Good Data with ACID

Introduction

ACID is an acronym for Atomicity, Consistency, Isolation, and Durability. It’s trending now, but how much and in which ways ACID benefits databases and database management systems (DBMS) could use more clarity. DBAs can take advantage of the four qualities of good data ACID.

  • Atomicity refers to the ensuring that the processing guidelines of a transaction are followed entirely. The transaction must exhibit all of the rules of conduct for the transaction to be successful, otherwise, it fails if it misses one step in the process.
  • Consistency means that the data should be correct before the transaction starts and it should also stay that way in accuracy after the transaction ends. In other words, it maintains its state of consistency throughout.
  • Isolation indicates that although transactions can occur simultaneously, they don’t conflict with one another. Any transaction that happens at the same time as another isn’t visible to the uncommitted database changes that other transactions made. They can’t see each other. This isolates each transaction so that it is complete just as if it happened in logical processing order, step-by-step. To make isolation work, you’ll need a locking mechanism.
  • Durability represents the stability of a running transaction in the case of a power outage or some other type of transactional failure. A durable transaction suffers no impact in an event of a system breakdown event.

An example of how locking works in database transactions

Here’s an example of how locking works in the isolation part of ACID transactions.

We’ll use a banking application to illustrate the locking process. Say you decide to withdraw $100 from your account with theBank of Money for All. You must make a transaction to make it happen. The business process starts with you either using an Automated Teller Machine (ATM) or walking in, filling out a withdrawal slip and then handing it to a bank teller.

The bank does the following things: 1) Verifies that you have adequate funds to make the withdrawal. 2) The process stops here if your funds aren’t sufficient; it continues if your funds are satisfactory enough to make the withdrawal. 3) Your account is debited the requested withdrawal amount. 4) The banking system produces a transaction receipt. 5) The ATM or teller delivers to you the money plus your receipt.

The process of the banking transaction relates to ACID in these ways: 1) Atomicity because all of the steps had to be finished before the withdrawal could be successful. If there weren’t enough funds in the bank account for the withdrawal, the process wouldn’t have continued. 2) Consistency in this banking example worked due to the transaction honoring the request throughout the process. It withdrew the correct amount of money. 3) Isolation showed that there were no conflicts as concurrent transactions of the reading and writing of processes were made to carry out the request. Each transaction component was isolated and didn’t interfere with another. 4) Durability because in this case, there wasn’t a system failure or transactional problem, durability wasn’t an issue.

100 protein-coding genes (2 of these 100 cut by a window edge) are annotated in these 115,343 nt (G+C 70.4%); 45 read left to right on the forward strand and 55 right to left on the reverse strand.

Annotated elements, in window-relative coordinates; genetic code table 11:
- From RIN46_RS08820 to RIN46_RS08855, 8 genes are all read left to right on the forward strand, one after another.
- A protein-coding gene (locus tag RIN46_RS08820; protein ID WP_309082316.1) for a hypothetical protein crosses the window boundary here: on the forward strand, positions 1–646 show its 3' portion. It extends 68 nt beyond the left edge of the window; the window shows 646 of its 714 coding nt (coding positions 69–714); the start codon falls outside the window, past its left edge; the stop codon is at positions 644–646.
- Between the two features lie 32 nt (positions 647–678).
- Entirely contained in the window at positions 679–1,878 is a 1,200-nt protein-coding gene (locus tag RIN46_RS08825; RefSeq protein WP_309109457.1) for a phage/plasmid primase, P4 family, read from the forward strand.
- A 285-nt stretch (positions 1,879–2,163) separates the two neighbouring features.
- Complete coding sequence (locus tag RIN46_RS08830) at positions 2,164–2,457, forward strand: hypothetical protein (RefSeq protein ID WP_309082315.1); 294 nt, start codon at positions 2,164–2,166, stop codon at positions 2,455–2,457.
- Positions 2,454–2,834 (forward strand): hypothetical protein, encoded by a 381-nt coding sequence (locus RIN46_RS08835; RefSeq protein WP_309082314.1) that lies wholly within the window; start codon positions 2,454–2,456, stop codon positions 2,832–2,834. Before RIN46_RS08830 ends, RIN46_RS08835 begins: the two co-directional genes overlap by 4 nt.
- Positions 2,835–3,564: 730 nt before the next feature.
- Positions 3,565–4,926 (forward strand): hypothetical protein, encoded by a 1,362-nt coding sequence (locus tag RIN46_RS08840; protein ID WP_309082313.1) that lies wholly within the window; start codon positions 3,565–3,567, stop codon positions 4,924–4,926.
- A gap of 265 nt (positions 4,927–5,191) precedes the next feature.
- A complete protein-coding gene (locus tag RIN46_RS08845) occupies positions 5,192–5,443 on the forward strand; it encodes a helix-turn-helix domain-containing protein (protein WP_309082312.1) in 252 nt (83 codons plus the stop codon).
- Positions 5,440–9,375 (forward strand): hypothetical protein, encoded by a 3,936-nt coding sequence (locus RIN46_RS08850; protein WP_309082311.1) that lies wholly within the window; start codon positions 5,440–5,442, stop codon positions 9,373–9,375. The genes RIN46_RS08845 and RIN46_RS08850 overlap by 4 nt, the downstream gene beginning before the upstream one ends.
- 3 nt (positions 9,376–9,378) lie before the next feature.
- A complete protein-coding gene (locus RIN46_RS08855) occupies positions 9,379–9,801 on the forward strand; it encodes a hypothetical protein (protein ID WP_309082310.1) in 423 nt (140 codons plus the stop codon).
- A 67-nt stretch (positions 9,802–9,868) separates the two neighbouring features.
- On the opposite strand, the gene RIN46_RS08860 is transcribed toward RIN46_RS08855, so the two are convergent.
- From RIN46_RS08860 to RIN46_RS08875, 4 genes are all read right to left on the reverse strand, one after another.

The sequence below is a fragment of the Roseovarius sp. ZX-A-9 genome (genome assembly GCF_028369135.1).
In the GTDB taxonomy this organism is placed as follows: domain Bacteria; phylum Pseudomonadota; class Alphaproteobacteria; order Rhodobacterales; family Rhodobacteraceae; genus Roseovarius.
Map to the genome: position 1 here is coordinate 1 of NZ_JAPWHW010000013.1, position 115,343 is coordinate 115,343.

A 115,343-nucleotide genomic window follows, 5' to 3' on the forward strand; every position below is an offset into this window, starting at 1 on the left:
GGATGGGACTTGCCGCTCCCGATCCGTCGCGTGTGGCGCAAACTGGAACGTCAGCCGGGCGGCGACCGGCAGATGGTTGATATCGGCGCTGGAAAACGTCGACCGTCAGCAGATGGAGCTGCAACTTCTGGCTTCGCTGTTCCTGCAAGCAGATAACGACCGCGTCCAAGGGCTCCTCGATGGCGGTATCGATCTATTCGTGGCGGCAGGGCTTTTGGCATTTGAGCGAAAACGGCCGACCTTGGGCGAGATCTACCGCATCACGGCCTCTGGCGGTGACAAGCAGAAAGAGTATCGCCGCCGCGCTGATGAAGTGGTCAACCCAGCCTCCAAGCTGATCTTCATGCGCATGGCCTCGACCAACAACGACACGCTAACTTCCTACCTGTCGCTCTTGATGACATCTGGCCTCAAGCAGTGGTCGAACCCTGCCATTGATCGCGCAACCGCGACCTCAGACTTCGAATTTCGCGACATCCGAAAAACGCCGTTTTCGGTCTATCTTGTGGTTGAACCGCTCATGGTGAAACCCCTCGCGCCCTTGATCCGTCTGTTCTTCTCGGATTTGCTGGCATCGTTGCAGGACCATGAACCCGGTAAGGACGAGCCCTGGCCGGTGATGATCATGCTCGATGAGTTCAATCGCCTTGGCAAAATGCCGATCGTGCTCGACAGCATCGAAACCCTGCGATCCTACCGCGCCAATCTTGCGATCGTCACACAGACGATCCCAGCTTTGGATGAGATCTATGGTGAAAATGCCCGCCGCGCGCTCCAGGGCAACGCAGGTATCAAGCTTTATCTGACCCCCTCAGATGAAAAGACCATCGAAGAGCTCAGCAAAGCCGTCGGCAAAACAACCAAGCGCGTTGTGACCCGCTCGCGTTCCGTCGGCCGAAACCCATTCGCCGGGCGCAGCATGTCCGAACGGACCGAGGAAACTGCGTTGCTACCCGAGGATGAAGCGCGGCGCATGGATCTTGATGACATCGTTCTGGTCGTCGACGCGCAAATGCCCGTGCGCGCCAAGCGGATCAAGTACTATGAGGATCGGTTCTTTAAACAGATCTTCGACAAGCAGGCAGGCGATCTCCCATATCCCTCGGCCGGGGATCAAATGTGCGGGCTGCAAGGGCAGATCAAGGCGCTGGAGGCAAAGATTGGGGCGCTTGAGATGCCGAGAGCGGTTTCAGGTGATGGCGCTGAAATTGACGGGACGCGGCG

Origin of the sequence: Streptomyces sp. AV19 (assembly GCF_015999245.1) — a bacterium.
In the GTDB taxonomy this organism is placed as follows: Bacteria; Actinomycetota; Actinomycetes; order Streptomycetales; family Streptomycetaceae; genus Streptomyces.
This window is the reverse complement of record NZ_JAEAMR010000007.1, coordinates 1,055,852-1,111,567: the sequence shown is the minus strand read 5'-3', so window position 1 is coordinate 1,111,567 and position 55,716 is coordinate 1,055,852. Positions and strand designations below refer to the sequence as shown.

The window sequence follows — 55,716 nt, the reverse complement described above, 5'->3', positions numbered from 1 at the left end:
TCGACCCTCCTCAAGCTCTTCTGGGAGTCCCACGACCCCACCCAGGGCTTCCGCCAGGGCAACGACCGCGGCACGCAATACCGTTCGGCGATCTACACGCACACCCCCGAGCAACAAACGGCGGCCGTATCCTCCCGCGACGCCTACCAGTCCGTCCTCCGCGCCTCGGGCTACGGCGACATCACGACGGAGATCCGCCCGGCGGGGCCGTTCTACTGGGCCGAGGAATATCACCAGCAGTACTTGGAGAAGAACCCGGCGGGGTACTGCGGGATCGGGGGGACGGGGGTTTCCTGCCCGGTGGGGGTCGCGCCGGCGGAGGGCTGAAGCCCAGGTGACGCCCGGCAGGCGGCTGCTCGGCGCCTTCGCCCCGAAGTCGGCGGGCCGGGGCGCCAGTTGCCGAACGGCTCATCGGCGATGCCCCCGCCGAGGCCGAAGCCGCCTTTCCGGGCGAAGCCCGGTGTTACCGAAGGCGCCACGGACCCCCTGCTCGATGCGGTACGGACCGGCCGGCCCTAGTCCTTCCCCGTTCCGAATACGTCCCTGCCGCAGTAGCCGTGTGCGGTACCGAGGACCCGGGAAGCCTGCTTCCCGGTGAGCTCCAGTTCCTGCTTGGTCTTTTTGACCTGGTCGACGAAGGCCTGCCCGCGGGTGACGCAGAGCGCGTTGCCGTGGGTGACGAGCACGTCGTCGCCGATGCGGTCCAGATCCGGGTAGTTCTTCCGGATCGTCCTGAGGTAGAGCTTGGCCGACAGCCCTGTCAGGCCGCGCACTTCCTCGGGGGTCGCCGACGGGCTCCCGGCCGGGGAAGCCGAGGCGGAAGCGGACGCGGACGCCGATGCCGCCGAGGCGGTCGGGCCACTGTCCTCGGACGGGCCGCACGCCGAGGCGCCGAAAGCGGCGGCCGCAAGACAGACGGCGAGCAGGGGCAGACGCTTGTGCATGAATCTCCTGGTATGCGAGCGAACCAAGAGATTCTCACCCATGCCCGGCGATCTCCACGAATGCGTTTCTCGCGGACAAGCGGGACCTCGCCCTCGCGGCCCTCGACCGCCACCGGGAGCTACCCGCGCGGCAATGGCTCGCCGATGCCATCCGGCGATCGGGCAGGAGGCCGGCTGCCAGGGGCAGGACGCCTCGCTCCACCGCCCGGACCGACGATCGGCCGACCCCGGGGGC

Now you can see how database design is paramount to successful transactions. That’s why developers must strive to understand how the total business process works and design around the properties of ACID.

The goal is always for a transaction to complete accurately or if it doesn’t complete its originally intended process, it should fail without any consequences to the database. The state of the database remains consistent regardless of which outcome.

ACID compared to BASE

For a lot of NoSQL database systems, Basically Available, Soft State with Eventual Consistency (BASE) is the preferred alternative method to ACID.

  • Basically Available states that the system will reply to all requests made, but it won’t guarantee data availability.
  • Soft State means the system experiences updates to data, so it’s always changing. The data you retrieve now will ultimately be over-written with the latest data.
  • Eventual Consistency refers to an inconsistent state of the database. This will occur when several duplicates of data are on different servers. The data is updated at different times not all at once. However, eventually, the copies will be consistent after all of the servers are updated. The success of eventual consistency depends on the application. Some can handle inconsistent data, others won’t be able to do it.

Conclusion

Good data ACID represents true data integrity. This can be achieved by utilizing the database properties of ACID: Atomicity, Consistency, Isolation, and Durability. Being familiar with other options like BASE, is also necessary. Developers and DBAs can create and manage successful databases using relevant technology that is available today.

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